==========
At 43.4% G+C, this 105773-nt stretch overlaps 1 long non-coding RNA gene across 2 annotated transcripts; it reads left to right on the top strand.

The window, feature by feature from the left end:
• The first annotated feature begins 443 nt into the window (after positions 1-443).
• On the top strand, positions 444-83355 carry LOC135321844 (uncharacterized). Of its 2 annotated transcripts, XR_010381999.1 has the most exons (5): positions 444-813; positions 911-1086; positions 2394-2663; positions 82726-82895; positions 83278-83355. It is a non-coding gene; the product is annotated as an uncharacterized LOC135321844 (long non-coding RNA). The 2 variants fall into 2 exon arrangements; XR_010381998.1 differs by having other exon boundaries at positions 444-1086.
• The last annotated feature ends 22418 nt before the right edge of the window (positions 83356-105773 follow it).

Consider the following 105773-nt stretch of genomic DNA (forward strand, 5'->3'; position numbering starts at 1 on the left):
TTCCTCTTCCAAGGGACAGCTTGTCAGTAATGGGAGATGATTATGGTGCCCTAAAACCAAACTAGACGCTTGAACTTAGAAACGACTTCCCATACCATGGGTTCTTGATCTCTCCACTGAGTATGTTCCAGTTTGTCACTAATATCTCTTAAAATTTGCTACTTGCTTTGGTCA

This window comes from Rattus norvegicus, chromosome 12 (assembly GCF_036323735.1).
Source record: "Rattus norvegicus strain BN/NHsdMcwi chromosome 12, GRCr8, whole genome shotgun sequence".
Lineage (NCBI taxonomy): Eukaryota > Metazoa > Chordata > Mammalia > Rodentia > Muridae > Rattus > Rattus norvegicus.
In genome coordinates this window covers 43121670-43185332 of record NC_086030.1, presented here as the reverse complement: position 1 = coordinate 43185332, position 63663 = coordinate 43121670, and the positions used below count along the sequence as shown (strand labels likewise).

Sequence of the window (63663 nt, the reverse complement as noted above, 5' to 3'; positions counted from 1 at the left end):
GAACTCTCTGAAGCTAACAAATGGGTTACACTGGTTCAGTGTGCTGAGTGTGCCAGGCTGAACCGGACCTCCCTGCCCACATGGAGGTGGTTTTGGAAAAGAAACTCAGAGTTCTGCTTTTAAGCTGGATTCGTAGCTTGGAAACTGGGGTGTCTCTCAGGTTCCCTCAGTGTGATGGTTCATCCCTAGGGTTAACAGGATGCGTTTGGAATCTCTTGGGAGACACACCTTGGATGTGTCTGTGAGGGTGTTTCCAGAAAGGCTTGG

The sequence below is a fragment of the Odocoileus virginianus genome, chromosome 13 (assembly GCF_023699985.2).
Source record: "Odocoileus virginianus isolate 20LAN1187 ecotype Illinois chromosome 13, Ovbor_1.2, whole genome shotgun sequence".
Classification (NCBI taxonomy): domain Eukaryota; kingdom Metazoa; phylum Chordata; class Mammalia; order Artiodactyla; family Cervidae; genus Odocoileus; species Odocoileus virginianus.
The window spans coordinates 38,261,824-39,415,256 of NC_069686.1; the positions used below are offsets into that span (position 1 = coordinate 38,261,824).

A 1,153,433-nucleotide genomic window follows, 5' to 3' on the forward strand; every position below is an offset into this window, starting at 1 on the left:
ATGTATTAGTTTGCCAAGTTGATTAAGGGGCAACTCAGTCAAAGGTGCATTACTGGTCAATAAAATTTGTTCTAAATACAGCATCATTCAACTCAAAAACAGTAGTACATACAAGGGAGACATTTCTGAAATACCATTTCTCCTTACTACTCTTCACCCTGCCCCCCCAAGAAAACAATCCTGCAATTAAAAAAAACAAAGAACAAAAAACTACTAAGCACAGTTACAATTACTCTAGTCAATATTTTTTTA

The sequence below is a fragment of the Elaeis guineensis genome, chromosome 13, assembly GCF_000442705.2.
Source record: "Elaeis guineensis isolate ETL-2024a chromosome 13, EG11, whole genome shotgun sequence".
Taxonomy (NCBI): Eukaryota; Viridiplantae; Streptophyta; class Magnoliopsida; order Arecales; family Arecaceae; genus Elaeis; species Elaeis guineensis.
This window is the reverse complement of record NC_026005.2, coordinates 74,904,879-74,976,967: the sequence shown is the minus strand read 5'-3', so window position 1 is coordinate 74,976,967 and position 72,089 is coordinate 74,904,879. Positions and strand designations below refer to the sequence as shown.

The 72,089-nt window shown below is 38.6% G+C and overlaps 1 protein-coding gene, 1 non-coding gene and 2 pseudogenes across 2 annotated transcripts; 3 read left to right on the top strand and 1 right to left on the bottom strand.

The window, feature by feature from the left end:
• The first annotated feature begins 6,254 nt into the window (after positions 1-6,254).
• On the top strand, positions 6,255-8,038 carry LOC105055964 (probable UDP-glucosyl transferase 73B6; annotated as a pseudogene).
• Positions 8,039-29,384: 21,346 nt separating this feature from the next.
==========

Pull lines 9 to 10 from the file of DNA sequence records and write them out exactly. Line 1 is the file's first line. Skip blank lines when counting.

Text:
Source record: "Rattus norvegicus strain BN/NHsdMcwi chromosome 12, GRCr8, whole genome shotgun sequence".
Lineage (NCBI taxonomy): Eukaryota > Metazoa > Chordata > Mammalia > Rodentia > Muridae > Rattus > Rattus norvegicus.